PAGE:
Replacing Physicians Who Leave Due to Burnout Is Costly
The group of physicians that had left had slightly higher anxiety, depression, and sleep-related impairment scores, but there was no significant between-group difference.
HealthDay News — Physicians who are experiencing burnout are more than twice as likely to leave their organization within 2 years, and this is associated with significant economic costs, according to a report from the American Medical Association.
Maryam Hamidi, PhD, and Mickey Trockel, MD, PhD, from the Stanford Medicine WellMD Center, note that almost 60 physicians would leave Stanford Medicine within 2 years if nothing were done to address burnout. For the 58 physicians who would leave Stanford, the economic loss over 2 years would range from $15.5 million to $55.5 million.
The researchers surveyed a random sample of physicians in 2013 on burnout, work hours, surgical specialty, anxiety, depression, and sleep-related impairment. They reviewed data in 2015 to identify which physicians had left the organization.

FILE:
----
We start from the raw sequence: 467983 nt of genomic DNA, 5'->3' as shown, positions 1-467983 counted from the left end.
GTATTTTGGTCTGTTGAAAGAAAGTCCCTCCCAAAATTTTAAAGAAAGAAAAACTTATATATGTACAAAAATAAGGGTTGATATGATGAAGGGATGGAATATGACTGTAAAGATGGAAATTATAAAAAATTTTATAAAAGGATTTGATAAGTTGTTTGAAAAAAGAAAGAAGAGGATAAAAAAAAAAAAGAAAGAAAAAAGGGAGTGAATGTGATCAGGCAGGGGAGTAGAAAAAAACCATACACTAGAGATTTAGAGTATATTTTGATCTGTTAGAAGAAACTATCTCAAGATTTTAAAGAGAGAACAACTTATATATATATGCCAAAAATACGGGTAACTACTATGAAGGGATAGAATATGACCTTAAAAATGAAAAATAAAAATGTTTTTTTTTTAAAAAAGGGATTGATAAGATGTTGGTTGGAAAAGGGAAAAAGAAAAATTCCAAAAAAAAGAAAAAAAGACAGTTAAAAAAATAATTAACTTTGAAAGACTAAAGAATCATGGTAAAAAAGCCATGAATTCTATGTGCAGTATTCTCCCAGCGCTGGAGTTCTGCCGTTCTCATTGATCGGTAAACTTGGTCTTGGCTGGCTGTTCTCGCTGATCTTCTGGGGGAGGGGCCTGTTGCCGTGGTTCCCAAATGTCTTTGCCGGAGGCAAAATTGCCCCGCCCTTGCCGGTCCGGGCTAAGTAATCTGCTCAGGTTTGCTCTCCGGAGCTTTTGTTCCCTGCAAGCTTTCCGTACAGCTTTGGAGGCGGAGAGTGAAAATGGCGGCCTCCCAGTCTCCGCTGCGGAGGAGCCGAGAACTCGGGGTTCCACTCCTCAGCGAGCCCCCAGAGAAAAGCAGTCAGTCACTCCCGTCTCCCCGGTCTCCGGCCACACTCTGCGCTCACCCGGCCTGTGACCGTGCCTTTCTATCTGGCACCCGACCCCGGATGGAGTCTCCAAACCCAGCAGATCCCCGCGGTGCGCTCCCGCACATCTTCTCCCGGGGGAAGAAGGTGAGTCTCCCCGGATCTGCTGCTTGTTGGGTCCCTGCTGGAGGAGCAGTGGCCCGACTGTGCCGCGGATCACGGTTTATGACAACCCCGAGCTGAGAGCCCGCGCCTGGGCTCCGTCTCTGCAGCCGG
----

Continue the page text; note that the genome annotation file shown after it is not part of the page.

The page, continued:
The group of physicians that had left had slightly higher anxiety, depression, and sleep-related impairment scores, but there was no significant between-group difference. Burnout was identified as the variable that explained the difference: compared with those not experiencing burnout, physicians with burnout in 2013 were more than twice as likely to leave the organization.
Twenty-three percent of physicians who left Stanford had burnout, compared with 16% of those who did not leave the organization.
"Aside from the humanistic reasons, we're also trying to make a point that organizations should invest money into preventing burnout," Hamidi said in a statement.
Berg S. At Stanford, physician burnout costs at least $7.75 million a year [news release]. AMA Wire. Updated November 17, 2017. Accessed December 6, 2017.